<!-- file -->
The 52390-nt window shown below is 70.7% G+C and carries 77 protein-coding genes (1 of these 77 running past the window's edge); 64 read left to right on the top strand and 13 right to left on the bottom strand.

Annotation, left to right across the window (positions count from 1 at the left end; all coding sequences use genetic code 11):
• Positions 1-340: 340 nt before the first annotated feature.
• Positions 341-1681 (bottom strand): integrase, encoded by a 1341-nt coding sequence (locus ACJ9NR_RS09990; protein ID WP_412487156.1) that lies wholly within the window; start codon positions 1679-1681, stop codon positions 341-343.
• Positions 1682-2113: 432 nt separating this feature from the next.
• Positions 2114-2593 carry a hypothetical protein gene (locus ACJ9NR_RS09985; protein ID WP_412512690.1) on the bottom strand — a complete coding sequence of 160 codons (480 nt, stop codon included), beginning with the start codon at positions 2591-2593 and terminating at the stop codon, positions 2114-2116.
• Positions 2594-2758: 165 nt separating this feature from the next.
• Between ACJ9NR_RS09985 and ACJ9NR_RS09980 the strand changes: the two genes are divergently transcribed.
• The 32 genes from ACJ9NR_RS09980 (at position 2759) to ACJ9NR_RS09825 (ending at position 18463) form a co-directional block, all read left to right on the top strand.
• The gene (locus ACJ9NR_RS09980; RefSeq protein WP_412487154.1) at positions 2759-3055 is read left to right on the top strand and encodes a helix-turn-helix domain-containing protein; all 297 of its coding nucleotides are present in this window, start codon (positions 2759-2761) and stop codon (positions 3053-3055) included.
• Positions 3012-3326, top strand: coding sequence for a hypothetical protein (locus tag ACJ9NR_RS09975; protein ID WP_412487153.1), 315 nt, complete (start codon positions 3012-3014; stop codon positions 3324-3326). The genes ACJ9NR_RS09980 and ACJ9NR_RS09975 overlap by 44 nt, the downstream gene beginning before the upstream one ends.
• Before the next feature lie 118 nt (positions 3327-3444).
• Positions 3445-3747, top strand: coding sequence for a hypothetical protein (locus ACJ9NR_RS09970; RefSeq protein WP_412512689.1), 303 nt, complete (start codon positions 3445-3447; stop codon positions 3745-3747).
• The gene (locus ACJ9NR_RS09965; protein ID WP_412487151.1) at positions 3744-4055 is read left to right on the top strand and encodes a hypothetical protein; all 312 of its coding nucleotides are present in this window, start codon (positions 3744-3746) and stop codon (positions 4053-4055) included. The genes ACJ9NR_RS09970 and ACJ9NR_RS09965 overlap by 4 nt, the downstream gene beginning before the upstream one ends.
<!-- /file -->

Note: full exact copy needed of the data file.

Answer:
The 52390-nt window shown below is 70.7% G+C and carries 77 protein-coding genes (1 of these 77 running past the window's edge); 64 read left to right on the top strand and 13 right to left on the bottom strand.

Annotation, left to right across the window (positions count from 1 at the left end; all coding sequences use genetic code 11):
• Positions 1-340: 340 nt before the first annotated feature.
• Positions 341-1681 (bottom strand): integrase, encoded by a 1341-nt coding sequence (locus ACJ9NR_RS09990; protein ID WP_412487156.1) that lies wholly within the window; start codon positions 1679-1681, stop codon positions 341-343.
• Positions 1682-2113: 432 nt separating this feature from the next.
• Positions 2114-2593 carry a hypothetical protein gene (locus ACJ9NR_RS09985; protein ID WP_412512690.1) on the bottom strand — a complete coding sequence of 160 codons (480 nt, stop codon included), beginning with the start codon at positions 2591-2593 and terminating at the stop codon, positions 2114-2116.
• Positions 2594-2758: 165 nt separating this feature from the next.
• Between ACJ9NR_RS09985 and ACJ9NR_RS09980 the strand changes: the two genes are divergently transcribed.
• The 32 genes from ACJ9NR_RS09980 (at position 2759) to ACJ9NR_RS09825 (ending at position 18463) form a co-directional block, all read left to right on the top strand.
• The gene (locus ACJ9NR_RS09980; RefSeq protein WP_412487154.1) at positions 2759-3055 is read left to right on the top strand and encodes a helix-turn-helix domain-containing protein; all 297 of its coding nucleotides are present in this window, start codon (positions 2759-2761) and stop codon (positions 3053-3055) included.
• Positions 3012-3326, top strand: coding sequence for a hypothetical protein (locus tag ACJ9NR_RS09975; protein ID WP_412487153.1), 315 nt, complete (start codon positions 3012-3014; stop codon positions 3324-3326). The genes ACJ9NR_RS09980 and ACJ9NR_RS09975 overlap by 44 nt, the downstream gene beginning before the upstream one ends.
• Before the next feature lie 118 nt (positions 3327-3444).
• Positions 3445-3747, top strand: coding sequence for a hypothetical protein (locus ACJ9NR_RS09970; RefSeq protein WP_412512689.1), 303 nt, complete (start codon positions 3445-3447; stop codon positions 3745-3747).
• The gene (locus ACJ9NR_RS09965; protein ID WP_412487151.1) at positions 3744-4055 is read left to right on the top strand and encodes a hypothetical protein; all 312 of its coding nucleotides are present in this window, start codon (positions 3744-3746) and stop codon (positions 4053-4055) included. The genes ACJ9NR_RS09970 and ACJ9NR_RS09965 overlap by 4 nt, the downstream gene beginning before the upstream one ends.